prizes to their employees, including everything from raffle
tickets and gift cards to cash, appliances, and trips.
Advanced Life Sys., 364 NLRB at 14. Those gifts were
all paid for by the Woodcocks out of their personal funds.
Id. at 14 n.21, 15; see also id. at 16.
Advanced Life continued this holiday practice until 2011,
with one exception. In 2010, in lieu of gifts, the Woodcocks
donated approximately $10, 000 to an employee whose home was
destroyed in a mudslide.
the Woodcocks nor Advanced Life kept any records of the gifts
given to employees. Advanced Life Sys., 364 NLRB at
14 n.21, 15. Since the Woodcocks paid for the gifts entirely
from their personal funds, they never claimed a tax deduction
nor sought other favorable treatment for those expenditures.
The employees, for their part, never claimed the gifts as
wages nor reported them on their income taxes.
2012, the now-defunct National Emergency Medical Services
Association ("Union") began an organizing campaign
among Advanced Life's paramedics, EMTs, and dispatchers.
During the organization campaign, one of the unit employees,
Matthew Schauer, talked with Woodcock about the "pros
and cons" of unionization. ALJ Hr'g Tr. 74:20. In
testimony that the Board credited, Schauer reported Woodcock
as saying that Advanced Life "would not be able to give
us raises if we brought a union in." Id. at
after that, the Union won the representation election, and
the Board certified it as the unit's exclusive
collective-bargaining representative. Following the
Union's election, Advanced Life discontinued pay raises
and the Christmas party and gifts pending negotiation of
those matters with the Union.
months later, in December 2012, Lenny Ugaitafa, a bargaining
unit employee, inquired about a pay raise. Woodcock explained
that his attorney had advised him to temporarily freeze all
changes in the employees' terms and conditions of
employment, including pay raises, "because of the whole
Union deal." ALJ Hr'g Tr. 65:15.
next month, another unit employee, Cole Gravel, asked
Woodcock why Advanced Life had not made any pay raises in the
five months since the employees had unionized. Woodcock
replied that, because pay raises had been discretionary prior
to the election, Advanced Life was now legally obligated to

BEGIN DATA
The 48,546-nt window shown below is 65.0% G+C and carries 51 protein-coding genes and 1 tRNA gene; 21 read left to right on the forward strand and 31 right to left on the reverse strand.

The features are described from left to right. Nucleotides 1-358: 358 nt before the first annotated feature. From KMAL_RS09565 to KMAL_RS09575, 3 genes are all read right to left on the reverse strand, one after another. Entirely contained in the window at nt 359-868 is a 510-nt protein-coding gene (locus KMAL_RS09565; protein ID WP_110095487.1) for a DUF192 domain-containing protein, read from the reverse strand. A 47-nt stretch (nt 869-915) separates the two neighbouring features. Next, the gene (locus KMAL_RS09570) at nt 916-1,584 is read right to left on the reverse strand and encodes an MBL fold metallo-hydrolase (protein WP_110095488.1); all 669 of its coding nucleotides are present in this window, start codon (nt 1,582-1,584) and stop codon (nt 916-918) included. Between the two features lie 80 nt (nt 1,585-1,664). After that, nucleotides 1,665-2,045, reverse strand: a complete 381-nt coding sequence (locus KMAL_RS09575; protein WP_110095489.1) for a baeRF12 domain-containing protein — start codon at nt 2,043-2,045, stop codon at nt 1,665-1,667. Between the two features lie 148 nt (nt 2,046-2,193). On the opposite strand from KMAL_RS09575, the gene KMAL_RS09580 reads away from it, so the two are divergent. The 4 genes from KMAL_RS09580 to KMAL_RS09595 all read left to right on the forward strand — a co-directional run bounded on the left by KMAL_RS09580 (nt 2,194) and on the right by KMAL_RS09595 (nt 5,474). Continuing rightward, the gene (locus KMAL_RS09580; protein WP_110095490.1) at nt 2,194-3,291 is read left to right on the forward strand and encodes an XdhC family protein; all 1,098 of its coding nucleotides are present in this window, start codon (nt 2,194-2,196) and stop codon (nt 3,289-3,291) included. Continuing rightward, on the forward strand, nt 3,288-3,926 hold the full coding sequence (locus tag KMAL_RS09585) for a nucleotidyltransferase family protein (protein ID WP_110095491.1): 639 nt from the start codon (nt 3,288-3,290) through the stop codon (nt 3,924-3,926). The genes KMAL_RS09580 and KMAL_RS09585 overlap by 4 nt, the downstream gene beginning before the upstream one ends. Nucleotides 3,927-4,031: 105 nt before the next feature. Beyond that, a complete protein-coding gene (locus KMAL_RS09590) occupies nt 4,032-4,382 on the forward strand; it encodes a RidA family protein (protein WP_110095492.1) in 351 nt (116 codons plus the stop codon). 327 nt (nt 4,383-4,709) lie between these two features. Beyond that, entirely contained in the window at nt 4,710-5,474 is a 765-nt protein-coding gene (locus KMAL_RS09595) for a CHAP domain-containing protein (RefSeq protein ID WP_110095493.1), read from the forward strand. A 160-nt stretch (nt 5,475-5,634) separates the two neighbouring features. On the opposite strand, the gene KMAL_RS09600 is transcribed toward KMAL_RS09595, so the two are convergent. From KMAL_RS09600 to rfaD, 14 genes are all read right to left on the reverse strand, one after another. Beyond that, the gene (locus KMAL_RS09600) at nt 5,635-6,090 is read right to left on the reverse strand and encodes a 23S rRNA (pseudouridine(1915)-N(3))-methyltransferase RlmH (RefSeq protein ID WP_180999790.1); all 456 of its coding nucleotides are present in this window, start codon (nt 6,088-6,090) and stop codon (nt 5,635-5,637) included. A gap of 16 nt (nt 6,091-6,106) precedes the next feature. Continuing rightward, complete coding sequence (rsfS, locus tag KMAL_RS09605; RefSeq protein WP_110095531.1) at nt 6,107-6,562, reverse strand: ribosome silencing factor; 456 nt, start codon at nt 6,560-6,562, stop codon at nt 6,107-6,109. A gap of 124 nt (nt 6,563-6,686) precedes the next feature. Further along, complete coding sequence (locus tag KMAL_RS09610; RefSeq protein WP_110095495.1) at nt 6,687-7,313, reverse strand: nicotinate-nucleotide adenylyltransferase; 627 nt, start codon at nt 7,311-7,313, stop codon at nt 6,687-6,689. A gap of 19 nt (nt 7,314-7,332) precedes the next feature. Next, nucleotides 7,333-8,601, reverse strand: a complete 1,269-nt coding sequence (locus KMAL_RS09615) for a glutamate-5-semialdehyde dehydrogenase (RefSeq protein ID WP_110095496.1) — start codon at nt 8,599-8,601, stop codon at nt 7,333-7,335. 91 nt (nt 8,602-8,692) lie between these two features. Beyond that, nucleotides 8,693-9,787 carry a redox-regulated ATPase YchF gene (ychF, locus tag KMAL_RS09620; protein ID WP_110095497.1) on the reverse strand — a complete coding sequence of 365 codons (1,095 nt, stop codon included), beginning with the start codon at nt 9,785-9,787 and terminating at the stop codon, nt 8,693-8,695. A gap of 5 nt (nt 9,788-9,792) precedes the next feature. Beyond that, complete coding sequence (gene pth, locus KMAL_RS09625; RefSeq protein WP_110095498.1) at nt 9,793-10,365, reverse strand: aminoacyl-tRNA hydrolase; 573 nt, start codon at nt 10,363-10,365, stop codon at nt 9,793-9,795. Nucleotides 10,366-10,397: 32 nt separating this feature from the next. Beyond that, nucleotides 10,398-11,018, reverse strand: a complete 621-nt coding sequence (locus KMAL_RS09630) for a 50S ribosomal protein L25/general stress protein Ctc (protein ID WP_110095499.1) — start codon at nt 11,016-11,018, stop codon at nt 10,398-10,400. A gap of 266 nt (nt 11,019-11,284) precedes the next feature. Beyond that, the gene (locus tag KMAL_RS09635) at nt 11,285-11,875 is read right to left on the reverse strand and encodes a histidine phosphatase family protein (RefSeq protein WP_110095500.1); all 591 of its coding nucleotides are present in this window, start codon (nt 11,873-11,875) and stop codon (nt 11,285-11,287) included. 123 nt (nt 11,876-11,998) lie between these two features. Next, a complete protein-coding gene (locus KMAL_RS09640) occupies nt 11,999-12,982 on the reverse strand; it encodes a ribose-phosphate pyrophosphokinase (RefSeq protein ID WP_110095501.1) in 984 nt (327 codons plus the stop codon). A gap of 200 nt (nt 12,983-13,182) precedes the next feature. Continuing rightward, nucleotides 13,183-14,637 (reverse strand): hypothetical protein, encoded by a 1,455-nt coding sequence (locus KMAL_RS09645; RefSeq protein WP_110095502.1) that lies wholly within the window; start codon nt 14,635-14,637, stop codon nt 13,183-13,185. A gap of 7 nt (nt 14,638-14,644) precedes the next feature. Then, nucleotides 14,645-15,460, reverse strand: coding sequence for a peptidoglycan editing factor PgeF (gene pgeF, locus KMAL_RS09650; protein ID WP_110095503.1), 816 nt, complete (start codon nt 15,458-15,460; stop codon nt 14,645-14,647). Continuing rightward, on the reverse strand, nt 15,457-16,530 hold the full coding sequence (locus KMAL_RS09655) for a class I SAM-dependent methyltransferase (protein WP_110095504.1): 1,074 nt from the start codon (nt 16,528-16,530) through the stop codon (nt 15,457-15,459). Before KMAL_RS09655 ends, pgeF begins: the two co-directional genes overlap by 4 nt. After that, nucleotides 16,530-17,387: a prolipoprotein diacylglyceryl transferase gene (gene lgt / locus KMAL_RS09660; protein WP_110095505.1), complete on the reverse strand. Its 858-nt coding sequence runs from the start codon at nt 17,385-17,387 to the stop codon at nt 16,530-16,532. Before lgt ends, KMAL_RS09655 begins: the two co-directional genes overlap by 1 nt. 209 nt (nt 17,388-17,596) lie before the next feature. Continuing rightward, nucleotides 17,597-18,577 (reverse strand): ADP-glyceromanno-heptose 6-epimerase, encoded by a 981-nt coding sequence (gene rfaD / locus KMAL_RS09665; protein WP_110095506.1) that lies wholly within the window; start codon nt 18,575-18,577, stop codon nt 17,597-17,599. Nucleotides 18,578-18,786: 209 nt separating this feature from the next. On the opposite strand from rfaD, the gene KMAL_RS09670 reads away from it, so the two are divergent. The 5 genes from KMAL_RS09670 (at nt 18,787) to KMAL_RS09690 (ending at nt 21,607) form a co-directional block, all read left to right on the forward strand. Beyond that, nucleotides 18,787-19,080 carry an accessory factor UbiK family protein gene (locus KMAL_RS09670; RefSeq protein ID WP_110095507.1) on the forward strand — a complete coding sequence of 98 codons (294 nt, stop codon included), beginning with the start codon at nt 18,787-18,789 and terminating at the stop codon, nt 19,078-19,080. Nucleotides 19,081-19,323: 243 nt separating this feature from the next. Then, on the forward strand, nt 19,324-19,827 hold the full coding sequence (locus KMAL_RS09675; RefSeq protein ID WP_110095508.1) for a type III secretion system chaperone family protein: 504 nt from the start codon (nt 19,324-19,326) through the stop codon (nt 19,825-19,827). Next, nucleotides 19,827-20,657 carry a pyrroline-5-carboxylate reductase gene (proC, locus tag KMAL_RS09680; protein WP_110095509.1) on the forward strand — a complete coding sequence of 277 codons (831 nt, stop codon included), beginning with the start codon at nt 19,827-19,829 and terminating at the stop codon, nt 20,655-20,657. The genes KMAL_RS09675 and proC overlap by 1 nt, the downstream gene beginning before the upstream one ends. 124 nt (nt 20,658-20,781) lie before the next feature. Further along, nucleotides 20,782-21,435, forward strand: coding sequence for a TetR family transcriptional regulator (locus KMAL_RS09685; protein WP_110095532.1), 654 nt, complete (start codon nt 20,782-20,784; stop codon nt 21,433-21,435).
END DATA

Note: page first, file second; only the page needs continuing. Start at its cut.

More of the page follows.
negotiate any change in pay with the Union. Advanced Life
Sys., 364 NLRB at 2.
International Association of EMTs and Paramedics, a labor
organization affiliated with the Union, filed two unfair
labor practice charges against Advanced Life in January 2013.
Then-Acting General Counsel Lafe Solomon issued an order
consolidating the cases and complaints. General Counsel
Richard Griffin subsequently ratified the consolidated
complaint and, after independently reviewing the merits,
authorized continued prosecution of the matter.
General Counsel's complaint alleged that Advanced Life
violated Section 8 of the Act, 29 U.S.C. § 158, by (i)
"withholding regularly scheduled biannual wage
increases;" (ii) "failing to provide employees with
Christmas bonuses;" (iii) "telling employees that
wage increases were withheld because of their union
activity[;]" and (iv) "discriminating in regard to
the hiring, tenure or terms and conditions of employment of
its employees" to discourage union and concerted
activities. Advanced Life Sys., 364 NLRB at 13.
hearing, a Board administrative law judge concluded that
Woodcock's three statements made to employees about
halting wage increases after unionization violated Section
8(a)(1) of the Act, 29 U.S.C. § 158(a)(1), because they
were designed to discourage the exercise of the
employees' Section 7 collective action rights, 29 U.S.C.
§ 157. The administrative law judge also found that
Advanced Life "had a longstanding practice of granting
hourly wage increases mainly between 25 to 50 cents once
every 6 months or sooner, depending on tenure and
performance[, ]" and that its unilateral cessation of
pay raises and Christmas bonuses violated Section 8(a)(5) of
the Act, which prohibits changing the terms and conditions of
employment without bargaining, 29 U.S.C. § 158(a)(5).
Advanced Life Sys., 364 NLRB at 15. Lastly, the
administrative law judge ruled that Advanced Life's
decision to halt wage increases and Christmas gifts pending
negotiations with the Union constituted anti-union
retaliation in violation of Section 8(a)(3), 29 U.S.C. §
158(a)(3), as evidenced by Woodcock's contemporaneous
statements. Advanced Life Sys., 364 NLRB at 18.
Board affirmed most of the administrative law judge's
findings and rulings, concluding that Advanced Life was
liable for two violations of Section 8(a)(1) based on
Woodcock's statements immediately before and four months
after the election that tied the temporary halt in wage
increases to the need to negotiate with the Union.
Advanced Life Sys., 364 NLRB at 2. The Board also
found two violations of Section 8(a)(3) for discriminatorily
ceasing pay raises and Christmas bonuses following the